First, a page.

In NZCASS, all incidents that we report on are legally crimes. When someone had experienced an incident, we asked if they thought what happened to them was ‘a crime’, ‘wrong, but not a crime’ or ‘just something that happens’.
In 2013, 59% of incidents were defined by victims as ‘a crime’, and we found this hadn’t changed over time.
When looking at how victims define different types of offences, we found victims were:
In the NZCASS, victims were asked to indicate how serious they thought an incident was. We gave them a scale of 1 to 20, where 1 was a very minor incident, like the theft of a newspaper from the gate, and 20 was the most serious crime, like murder. We used a mean (average) score to assess how seriously victims saw different offences.
Thefts and damage offences were considered less serious on average (6.5 out of 20), compared to all offences (average seriousness score of 7.4) in 2013. There were no statistically significant differences between the average seriousness score for violent interpersonal offences, burglary and vehicle offences when compared to all offences.
We asked victims how affected they were by the incident, on the scale of ‘affected very much or quite a lot’, ‘affected just a little’ to ‘not affected at all’.
Victims were ‘affected very much or quite a lot’ in 46% of incidents in 2013. When looking at how they were affected by different types of offences:
Incidents perceived as most serious – rating 10 to 20 (74%) – and incidents defined as a crime (56%) were more likely to have the victim ‘affected very much or quite a lot’, when compared to the all offence average (46%).
The types of victims in 2013 who were more likely to be ‘affected very much or quite a lot’ than the all offences average (46%) included:
When asked about types of emotional reactions the victim experienced after the incident, ‘anger or annoyance’ was the most common type of reaction for all types of incidents in 2013 – 85% of vehicle offences, 80% of theft and damage offences, 77% of burglaries and 57% of violent interpersonal offences. Victims of burglary were also more likely to note being ‘more cautious/aware’ (43%) than the all offences average (36%).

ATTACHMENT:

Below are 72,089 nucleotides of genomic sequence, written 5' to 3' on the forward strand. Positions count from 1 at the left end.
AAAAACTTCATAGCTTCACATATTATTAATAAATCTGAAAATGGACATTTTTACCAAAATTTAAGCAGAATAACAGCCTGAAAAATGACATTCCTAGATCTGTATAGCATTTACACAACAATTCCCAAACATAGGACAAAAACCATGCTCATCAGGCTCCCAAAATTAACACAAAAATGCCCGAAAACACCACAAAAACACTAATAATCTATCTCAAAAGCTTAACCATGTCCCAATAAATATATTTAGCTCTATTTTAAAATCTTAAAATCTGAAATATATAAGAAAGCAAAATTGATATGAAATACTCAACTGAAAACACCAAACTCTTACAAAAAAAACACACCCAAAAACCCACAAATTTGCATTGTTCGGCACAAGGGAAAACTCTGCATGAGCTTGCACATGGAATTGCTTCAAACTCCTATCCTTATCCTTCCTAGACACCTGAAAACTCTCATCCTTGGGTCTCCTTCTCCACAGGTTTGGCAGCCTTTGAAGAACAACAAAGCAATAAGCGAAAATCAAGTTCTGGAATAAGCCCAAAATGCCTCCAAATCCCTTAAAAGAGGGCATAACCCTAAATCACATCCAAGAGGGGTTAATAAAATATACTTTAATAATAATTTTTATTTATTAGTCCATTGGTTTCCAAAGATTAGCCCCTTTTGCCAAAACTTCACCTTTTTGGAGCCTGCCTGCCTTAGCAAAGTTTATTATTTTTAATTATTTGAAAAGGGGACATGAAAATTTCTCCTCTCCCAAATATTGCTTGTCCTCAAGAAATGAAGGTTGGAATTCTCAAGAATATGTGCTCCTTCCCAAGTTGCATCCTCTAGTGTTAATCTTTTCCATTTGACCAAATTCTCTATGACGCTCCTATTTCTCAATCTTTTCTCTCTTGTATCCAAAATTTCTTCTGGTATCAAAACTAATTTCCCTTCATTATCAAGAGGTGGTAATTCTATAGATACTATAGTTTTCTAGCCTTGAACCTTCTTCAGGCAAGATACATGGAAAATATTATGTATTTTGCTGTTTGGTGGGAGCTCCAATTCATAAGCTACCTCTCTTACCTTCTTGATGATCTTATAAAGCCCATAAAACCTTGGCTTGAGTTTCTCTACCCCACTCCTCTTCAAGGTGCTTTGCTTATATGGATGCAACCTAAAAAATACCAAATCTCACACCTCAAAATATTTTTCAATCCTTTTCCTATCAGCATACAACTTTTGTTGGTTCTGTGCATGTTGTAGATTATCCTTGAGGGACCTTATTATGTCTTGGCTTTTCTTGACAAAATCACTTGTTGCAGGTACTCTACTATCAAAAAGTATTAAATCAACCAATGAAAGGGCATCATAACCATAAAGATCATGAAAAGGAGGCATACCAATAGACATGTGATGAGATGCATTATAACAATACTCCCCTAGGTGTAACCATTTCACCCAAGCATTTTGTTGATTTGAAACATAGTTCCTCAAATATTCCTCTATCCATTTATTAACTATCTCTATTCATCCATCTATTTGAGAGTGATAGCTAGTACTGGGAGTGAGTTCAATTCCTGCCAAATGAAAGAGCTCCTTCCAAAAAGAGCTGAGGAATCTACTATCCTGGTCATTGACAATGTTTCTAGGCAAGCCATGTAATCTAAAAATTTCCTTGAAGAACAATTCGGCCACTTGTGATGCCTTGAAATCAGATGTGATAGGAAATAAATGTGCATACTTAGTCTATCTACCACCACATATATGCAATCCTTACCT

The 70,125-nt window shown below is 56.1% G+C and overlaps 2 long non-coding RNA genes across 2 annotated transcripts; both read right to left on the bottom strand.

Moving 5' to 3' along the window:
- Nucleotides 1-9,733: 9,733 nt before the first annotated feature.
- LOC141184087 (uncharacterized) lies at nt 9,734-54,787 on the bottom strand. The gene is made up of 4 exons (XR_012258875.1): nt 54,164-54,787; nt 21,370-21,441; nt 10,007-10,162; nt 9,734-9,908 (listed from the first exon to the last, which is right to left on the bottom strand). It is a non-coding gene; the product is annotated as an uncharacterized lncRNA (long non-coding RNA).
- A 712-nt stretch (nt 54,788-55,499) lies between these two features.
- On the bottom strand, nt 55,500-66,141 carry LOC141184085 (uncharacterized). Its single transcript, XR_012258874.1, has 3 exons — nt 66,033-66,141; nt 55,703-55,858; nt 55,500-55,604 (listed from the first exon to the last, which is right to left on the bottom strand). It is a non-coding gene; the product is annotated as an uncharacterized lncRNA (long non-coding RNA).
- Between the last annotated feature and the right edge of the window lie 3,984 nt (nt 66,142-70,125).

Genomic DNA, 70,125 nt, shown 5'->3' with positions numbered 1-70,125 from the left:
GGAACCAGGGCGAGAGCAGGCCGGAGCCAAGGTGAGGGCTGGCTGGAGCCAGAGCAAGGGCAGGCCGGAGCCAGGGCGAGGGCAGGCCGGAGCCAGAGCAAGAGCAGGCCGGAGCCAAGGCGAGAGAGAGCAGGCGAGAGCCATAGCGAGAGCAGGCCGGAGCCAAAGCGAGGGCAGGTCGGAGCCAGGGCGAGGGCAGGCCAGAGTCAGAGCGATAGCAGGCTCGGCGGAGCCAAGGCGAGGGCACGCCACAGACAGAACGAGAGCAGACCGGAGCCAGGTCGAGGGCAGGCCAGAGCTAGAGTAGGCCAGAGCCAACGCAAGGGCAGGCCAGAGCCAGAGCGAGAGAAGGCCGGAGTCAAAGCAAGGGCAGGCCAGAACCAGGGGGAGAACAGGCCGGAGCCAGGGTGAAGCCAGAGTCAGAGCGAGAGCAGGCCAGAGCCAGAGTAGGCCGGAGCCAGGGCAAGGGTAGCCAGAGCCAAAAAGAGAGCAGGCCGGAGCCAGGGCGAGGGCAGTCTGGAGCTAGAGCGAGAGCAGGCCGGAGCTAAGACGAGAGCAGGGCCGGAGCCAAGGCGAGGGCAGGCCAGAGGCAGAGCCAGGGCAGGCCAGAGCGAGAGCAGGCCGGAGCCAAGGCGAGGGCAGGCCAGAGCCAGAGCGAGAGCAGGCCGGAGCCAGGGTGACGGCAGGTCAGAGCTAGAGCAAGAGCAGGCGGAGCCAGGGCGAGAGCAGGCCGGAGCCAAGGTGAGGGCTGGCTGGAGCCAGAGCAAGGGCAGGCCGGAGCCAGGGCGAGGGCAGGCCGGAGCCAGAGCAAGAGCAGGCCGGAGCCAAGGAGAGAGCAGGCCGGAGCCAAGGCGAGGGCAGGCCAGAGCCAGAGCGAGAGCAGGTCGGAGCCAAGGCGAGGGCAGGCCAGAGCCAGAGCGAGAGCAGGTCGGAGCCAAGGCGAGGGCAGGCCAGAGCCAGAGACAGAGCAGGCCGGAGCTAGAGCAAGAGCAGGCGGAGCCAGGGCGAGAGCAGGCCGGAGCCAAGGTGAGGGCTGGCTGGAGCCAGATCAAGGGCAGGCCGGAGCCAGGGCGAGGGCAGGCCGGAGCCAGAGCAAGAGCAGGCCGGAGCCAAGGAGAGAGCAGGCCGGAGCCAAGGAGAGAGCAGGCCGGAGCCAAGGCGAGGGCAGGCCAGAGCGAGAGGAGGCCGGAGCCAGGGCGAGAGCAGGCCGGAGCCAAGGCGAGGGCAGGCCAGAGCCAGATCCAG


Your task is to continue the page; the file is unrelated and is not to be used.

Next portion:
In addition to ‘anger or annoyance’, victims of violent interpersonal offences in 2013 were more likely to have the following emotional reactions after the incident than the all offences average:
When asked in 2014 what community services or organisations, other than Police, could help victims of crime, 45% of adults did not know of any. This has increased from 37% in 2009. The most common agency that people were aware of was Victim Support (36% of adults).
Victims received some kind of support for 36% of all incidents, while for 61% of incidents victims received no support. Where a violent interpersonal offence had occurred, victims were more likely to receive help or advice of some kind (46%) when compared to all offences (36%).
Friends, family and neighbours were the most common source of support for all incidents (29%), and victims of violent interpersonal offences were more likely to receive this type of support (35%).
We found that, in 11% of incidents, victims who would have liked help or advice did not get it. This ranged from some form of information and advice (5% of incidents); to personal emotional support, such as counselling or talking to someone (5% of incidents); to practical help with finances, transport, language or dependents (2% of incidents).
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